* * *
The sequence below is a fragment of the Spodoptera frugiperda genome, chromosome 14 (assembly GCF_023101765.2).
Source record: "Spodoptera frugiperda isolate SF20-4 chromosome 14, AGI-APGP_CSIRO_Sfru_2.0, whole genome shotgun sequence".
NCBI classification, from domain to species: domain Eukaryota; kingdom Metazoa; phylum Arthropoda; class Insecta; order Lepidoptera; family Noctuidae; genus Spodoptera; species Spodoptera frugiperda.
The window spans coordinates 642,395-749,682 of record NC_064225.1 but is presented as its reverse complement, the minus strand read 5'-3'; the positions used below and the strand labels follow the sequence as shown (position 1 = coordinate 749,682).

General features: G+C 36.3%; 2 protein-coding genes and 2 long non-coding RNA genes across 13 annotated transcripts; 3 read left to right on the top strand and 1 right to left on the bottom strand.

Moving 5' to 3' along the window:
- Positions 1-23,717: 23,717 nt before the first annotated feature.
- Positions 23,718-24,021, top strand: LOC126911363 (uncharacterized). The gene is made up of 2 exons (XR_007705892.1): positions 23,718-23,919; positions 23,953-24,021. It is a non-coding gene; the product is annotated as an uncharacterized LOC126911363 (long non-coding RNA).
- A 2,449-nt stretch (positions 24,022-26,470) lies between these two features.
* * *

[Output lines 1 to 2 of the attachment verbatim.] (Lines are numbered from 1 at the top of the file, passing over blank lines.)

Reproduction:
The sequence below is a fragment of the Spodoptera frugiperda genome, chromosome 14 (assembly GCF_023101765.2).
Source record: "Spodoptera frugiperda isolate SF20-4 chromosome 14, AGI-APGP_CSIRO_Sfru_2.0, whole genome shotgun sequence".